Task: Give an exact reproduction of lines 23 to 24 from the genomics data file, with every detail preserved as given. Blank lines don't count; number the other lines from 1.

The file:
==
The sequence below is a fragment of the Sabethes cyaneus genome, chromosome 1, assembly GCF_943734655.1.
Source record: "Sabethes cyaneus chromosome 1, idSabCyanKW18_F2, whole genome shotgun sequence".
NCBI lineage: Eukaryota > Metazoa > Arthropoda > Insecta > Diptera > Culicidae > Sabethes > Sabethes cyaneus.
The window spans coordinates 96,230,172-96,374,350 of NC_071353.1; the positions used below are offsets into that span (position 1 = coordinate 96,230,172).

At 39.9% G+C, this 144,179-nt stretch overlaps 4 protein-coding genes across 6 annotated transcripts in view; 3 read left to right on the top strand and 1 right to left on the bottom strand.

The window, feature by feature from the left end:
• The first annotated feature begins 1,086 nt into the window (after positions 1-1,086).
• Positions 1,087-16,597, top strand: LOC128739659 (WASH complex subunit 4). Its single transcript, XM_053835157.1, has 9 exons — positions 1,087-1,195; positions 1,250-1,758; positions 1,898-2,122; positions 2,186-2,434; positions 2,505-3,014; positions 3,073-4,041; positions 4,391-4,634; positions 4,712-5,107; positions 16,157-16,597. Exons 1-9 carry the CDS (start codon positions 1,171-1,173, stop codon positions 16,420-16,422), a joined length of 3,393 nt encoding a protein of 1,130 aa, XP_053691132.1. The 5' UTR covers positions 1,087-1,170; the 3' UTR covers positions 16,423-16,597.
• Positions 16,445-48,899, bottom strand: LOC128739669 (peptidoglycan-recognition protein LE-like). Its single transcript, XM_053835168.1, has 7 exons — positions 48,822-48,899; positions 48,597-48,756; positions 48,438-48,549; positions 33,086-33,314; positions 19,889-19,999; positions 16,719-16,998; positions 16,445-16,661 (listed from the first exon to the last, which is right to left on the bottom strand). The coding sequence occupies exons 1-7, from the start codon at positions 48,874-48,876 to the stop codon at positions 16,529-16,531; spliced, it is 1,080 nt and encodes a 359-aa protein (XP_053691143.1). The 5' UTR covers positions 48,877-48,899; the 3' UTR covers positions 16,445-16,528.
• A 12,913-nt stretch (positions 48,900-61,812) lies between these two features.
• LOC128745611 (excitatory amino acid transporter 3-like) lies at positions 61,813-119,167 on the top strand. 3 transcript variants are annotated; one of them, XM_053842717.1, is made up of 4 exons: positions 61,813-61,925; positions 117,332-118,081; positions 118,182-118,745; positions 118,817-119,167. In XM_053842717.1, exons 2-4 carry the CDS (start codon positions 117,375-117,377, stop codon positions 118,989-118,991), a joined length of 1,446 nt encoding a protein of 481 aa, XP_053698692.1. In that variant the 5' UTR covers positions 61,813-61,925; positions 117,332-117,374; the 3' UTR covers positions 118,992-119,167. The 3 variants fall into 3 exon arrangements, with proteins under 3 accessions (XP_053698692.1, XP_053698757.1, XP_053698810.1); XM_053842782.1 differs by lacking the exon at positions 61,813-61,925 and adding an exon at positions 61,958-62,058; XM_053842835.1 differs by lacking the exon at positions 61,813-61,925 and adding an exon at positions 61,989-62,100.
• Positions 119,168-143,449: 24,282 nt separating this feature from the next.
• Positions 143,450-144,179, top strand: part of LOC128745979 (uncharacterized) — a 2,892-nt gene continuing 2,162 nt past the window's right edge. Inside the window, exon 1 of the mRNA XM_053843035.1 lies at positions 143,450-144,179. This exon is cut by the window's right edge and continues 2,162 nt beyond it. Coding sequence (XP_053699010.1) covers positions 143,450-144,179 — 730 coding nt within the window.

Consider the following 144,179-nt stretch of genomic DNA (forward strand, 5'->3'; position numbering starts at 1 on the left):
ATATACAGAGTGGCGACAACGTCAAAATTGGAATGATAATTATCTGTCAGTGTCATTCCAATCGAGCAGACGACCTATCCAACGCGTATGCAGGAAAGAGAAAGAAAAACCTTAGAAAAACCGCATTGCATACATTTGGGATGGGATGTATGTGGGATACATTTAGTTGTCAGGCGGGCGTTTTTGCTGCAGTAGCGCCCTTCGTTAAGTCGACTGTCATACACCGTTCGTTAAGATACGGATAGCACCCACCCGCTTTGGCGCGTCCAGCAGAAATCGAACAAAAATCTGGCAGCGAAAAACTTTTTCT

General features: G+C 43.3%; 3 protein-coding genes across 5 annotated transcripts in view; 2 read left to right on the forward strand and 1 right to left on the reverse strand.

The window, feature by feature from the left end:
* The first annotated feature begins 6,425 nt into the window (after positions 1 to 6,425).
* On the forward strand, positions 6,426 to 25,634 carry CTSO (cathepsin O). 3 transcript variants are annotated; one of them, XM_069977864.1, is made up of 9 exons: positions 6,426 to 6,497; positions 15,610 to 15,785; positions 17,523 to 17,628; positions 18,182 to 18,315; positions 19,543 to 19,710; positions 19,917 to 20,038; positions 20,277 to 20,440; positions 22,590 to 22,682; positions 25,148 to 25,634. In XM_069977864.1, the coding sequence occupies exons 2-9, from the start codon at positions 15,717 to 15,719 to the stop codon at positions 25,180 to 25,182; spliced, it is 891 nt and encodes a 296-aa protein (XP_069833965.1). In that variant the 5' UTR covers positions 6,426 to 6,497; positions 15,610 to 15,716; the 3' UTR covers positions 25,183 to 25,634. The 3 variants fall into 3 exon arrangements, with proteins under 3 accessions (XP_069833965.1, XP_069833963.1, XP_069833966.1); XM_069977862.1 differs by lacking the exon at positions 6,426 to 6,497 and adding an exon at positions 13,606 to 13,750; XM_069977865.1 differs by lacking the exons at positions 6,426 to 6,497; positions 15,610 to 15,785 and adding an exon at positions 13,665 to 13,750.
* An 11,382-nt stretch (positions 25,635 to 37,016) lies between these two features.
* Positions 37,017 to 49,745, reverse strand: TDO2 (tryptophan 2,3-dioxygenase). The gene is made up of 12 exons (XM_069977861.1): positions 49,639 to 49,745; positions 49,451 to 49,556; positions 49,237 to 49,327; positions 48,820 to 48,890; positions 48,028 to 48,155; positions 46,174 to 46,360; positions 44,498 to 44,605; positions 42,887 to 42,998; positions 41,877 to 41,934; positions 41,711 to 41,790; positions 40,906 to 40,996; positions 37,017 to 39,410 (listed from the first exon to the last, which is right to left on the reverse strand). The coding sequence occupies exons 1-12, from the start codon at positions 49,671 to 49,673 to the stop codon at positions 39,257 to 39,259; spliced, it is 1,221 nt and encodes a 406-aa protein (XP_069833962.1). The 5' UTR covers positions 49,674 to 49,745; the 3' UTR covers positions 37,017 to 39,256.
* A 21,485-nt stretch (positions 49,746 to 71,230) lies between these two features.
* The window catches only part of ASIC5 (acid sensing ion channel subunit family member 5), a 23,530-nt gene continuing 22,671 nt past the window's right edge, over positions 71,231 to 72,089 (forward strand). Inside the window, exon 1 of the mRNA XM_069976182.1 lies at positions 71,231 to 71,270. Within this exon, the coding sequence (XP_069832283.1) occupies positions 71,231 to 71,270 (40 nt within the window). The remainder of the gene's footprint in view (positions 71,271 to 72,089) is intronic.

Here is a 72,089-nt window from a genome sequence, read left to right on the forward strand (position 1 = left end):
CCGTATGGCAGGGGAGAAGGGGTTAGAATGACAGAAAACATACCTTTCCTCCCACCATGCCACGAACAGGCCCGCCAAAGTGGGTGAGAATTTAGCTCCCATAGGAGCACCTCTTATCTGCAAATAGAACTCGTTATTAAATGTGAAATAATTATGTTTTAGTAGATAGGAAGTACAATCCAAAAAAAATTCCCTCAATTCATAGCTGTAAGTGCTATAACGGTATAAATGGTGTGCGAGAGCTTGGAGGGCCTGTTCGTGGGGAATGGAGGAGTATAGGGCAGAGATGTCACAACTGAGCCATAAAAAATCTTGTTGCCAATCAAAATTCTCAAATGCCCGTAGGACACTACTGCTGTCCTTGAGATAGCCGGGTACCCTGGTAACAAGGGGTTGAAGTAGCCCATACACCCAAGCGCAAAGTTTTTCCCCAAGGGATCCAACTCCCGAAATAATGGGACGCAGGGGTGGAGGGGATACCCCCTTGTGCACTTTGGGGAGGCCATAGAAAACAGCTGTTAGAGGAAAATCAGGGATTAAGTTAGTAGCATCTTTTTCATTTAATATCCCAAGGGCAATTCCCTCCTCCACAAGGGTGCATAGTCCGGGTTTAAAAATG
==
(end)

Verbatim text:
* The window catches only part of ASIC5 (acid sensing ion channel subunit family member 5), a 23,530-nt gene continuing 22,671 nt past the window's right edge, over positions 71,231 to 72,089 (forward strand). Inside the window, exon 1 of the mRNA XM_069976182.1 lies at positions 71,231 to 71,270. Within this exon, the coding sequence (XP_069832283.1) occupies positions 71,231 to 71,270 (40 nt within the window). The remainder of the gene's footprint in view (positions 71,271 to 72,089) is intronic.

Here is a 72,089-nt window from a genome sequence, read left to right on the forward strand (position 1 = left end):